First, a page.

The Platte River
I crossed over the Platte River on my way into Central City, noting to return to it on my way out-of-town. A shallow river bed, muddy islands poke out from its center. Nebraska means “flat water”, which is derived from the native word for the Platte, thus making it the state’s namesake. Platte itself comes from the French for flat.
The Missouri River
The Missouri River marks the Eastern border of the state, between Nebraska and Iowa. This also makes it Omaha’s Eastern most border. Not as impressively wide as the Columbia River here in my home state, nor as mythic as the “Mighty Mississippi” which borders Iowa to the East, it’s easily traversed. On its western border in Omaha, it marks a landing site for Lewis and Clark.
A patchwork of highways frame Omaha, taking you anywhere in the city in 15-20 minutes. With a population over 400, 000 it’s a quiet city with minimal traffic. (A most welcome change from Seattle’s constant gridlock). Rolling hills break from the traditional landscape of the Midwest. A lazy Missouri River rolls to the East, keeping Iowa at bay.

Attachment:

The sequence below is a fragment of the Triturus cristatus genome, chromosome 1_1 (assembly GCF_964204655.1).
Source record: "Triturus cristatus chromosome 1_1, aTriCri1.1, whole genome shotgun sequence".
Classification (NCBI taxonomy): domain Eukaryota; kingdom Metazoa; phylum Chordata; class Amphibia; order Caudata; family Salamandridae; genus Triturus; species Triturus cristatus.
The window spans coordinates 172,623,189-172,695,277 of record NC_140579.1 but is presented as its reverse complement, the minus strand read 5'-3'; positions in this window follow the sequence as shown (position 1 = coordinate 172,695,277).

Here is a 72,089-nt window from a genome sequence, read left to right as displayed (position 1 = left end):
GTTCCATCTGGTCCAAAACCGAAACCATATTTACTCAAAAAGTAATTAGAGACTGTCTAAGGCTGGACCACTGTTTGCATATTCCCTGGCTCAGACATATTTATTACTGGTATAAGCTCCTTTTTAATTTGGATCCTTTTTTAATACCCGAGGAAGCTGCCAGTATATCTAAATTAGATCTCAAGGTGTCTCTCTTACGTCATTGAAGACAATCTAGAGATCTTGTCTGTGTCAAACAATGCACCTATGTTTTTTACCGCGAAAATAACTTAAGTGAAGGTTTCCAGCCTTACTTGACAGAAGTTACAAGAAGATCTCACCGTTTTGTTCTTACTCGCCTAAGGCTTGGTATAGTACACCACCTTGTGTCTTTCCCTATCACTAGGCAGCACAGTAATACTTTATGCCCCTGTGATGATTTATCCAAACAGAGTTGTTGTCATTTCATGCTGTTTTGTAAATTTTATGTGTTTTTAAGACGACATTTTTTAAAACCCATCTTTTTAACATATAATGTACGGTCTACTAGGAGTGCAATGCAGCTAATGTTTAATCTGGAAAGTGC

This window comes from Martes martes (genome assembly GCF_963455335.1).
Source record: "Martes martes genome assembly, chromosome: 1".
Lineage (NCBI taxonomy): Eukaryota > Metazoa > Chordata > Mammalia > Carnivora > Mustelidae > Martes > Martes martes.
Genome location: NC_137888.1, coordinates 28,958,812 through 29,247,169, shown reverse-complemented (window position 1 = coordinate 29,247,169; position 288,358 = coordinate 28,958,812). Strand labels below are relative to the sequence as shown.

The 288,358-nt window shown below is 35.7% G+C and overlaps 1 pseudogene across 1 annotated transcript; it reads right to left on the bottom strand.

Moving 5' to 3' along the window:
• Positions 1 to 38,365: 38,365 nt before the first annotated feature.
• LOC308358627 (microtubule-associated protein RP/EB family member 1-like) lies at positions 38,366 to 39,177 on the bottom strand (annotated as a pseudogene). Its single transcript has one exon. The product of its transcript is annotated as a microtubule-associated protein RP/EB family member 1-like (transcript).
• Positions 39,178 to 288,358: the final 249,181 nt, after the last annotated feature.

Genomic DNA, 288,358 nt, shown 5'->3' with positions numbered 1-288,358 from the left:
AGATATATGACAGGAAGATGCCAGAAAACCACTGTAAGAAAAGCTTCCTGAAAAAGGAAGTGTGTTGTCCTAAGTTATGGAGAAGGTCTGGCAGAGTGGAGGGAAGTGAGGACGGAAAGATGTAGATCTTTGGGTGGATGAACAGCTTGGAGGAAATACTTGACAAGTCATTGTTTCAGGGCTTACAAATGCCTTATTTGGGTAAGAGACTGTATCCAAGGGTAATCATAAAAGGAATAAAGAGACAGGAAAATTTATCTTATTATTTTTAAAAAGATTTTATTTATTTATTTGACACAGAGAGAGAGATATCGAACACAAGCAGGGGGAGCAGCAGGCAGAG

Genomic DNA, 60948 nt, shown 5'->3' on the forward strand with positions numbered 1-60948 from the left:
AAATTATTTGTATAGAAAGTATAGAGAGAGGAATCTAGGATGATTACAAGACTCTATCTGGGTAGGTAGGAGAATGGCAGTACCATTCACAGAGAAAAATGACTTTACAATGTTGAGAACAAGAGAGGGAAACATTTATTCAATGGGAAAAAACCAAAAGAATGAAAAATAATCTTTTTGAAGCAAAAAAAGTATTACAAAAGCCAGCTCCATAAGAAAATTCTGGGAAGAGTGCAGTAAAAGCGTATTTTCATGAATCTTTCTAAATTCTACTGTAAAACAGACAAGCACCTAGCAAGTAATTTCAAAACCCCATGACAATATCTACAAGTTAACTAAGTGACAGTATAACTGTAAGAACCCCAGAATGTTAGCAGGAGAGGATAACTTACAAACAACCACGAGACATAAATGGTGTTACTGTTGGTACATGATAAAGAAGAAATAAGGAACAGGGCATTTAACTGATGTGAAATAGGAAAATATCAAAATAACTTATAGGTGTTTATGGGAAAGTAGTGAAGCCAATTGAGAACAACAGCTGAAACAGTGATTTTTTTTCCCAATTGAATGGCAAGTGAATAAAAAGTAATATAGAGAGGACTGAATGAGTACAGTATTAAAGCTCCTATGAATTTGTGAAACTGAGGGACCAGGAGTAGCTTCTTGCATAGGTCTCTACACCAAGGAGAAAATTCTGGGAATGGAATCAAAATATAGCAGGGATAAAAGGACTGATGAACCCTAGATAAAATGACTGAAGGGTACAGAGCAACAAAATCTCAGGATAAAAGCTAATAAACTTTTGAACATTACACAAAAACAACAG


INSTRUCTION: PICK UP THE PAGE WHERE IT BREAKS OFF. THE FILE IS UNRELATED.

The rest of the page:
Omaha is hot pavement, with nary a tree in sight. I can’t imagine how barren winter must be, once the few deciduous trees drop their leaves.
The Gene Leahy Mall of hand-crafted waterfalls, and artfully cascading steps, point to a condensed cluster of downtown high-rises. The buildings huddle together in defiance of its surrounding agricultural communities. (Even the ever-present grain silos wink at the traveler driving East into the city. Dressed up in the urban-chic of commissioned graffiti).
The Bob Kerry foot bridge angles across the Missouri River into Council Bluffs, Iowa. I’ve heard the locals call it the “Bridge to Nowhere”, as there isn’t much on the Iowa side other than a small amphitheater, a suburban neighborhood, and a nice view of Omaha.
The people of the city are wonderfully down to earth, and the epitome of “real”. Brusk without being brash. Polite but not overly effusive. It’s not a city where strangers meet your eye as you pass on the sidewalk, or share in a polite smile of acquaintance. Yet, the musician/waitress and local glass artist that I met were eager to share with me what they enjoy most about their city.
With only a day and bit of an afternoon to explore the city I regret not making it to The Old Market District. Equally wish I could have gotten some late afternoon shots of the Jocelyn Art Museum and the Durham Museum. But sunburn, and the uncertainty of being alone in an unfamiliar city near night held me back. It’s the only time when traveling alone became a liability.